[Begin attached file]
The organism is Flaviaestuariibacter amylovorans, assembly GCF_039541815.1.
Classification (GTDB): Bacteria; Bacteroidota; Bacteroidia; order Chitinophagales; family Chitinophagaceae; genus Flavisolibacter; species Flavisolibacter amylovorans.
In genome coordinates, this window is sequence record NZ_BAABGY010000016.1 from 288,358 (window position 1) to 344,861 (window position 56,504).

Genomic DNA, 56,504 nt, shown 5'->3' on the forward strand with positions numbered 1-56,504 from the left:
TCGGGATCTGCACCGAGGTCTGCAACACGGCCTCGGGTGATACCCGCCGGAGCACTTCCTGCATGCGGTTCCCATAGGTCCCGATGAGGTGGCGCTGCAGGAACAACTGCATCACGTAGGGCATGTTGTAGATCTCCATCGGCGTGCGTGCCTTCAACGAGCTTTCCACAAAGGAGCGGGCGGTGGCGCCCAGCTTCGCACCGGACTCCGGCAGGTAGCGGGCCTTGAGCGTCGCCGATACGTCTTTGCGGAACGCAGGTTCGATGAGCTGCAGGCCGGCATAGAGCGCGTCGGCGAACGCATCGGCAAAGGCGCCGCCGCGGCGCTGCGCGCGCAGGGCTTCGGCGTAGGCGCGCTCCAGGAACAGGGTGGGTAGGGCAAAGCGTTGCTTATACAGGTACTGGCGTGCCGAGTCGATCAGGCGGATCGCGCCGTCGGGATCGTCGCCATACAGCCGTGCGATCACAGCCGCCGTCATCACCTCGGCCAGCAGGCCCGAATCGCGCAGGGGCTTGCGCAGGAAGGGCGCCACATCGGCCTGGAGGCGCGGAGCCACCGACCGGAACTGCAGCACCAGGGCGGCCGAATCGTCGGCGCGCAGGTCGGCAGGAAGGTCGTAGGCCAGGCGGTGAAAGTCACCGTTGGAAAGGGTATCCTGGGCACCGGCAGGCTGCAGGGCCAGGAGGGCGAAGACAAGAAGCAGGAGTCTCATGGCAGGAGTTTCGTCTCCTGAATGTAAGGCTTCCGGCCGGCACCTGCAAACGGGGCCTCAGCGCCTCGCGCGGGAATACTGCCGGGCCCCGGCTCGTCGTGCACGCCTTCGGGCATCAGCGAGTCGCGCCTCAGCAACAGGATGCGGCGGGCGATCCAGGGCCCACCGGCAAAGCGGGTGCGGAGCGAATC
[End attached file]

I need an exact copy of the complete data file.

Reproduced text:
The organism is Flaviaestuariibacter amylovorans, assembly GCF_039541815.1.
Classification (GTDB): Bacteria; Bacteroidota; Bacteroidia; order Chitinophagales; family Chitinophagaceae; genus Flavisolibacter; species Flavisolibacter amylovorans.
In genome coordinates, this window is sequence record NZ_BAABGY010000016.1 from 288,358 (window position 1) to 344,861 (window position 56,504).

Genomic DNA, 56,504 nt, shown 5'->3' on the forward strand with positions numbered 1-56,504 from the left:
TCGGGATCTGCACCGAGGTCTGCAACACGGCCTCGGGTGATACCCGCCGGAGCACTTCCTGCATGCGGTTCCCATAGGTCCCGATGAGGTGGCGCTGCAGGAACAACTGCATCACGTAGGGCATGTTGTAGATCTCCATCGGCGTGCGTGCCTTCAACGAGCTTTCCACAAAGGAGCGGGCGGTGGCGCCCAGCTTCGCACCGGACTCCGGCAGGTAGCGGGCCTTGAGCGTCGCCGATACGTCTTTGCGGAACGCAGGTTCGATGAGCTGCAGGCCGGCATAGAGCGCGTCGGCGAACGCATCGGCAAAGGCGCCGCCGCGGCGCTGCGCGCGCAGGGCTTCGGCGTAGGCGCGCTCCAGGAACAGGGTGGGTAGGGCAAAGCGTTGCTTATACAGGTACTGGCGTGCCGAGTCGATCAGGCGGATCGCGCCGTCGGGATCGTCGCCATACAGCCGTGCGATCACAGCCGCCGTCATCACCTCGGCCAGCAGGCCCGAATCGCGCAGGGGCTTGCGCAGGAAGGGCGCCACATCGGCCTGGAGGCGCGGAGCCACCGACCGGAACTGCAGCACCAGGGCGGCCGAATCGTCGGCGCGCAGGTCGGCAGGAAGGTCGTAGGCCAGGCGGTGAAAGTCACCGTTGGAAAGGGTATCCTGGGCACCGGCAGGCTGCAGGGCCAGGAGGGCGAAGACAAGAAGCAGGAGTCTCATGGCAGGAGTTTCGTCTCCTGAATGTAAGGCTTCCGGCCGGCACCTGCAAACGGGGCCTCAGCGCCTCGCGCGGGAATACTGCCGGGCCCCGGCTCGTCGTGCACGCCTTCGGGCATCAGCGAGTCGCGCCTCAGCAACAGGATGCGGCGGGCGATCCAGGGCCCACCGGCAAAGCGGGTGCGGAGCGAATC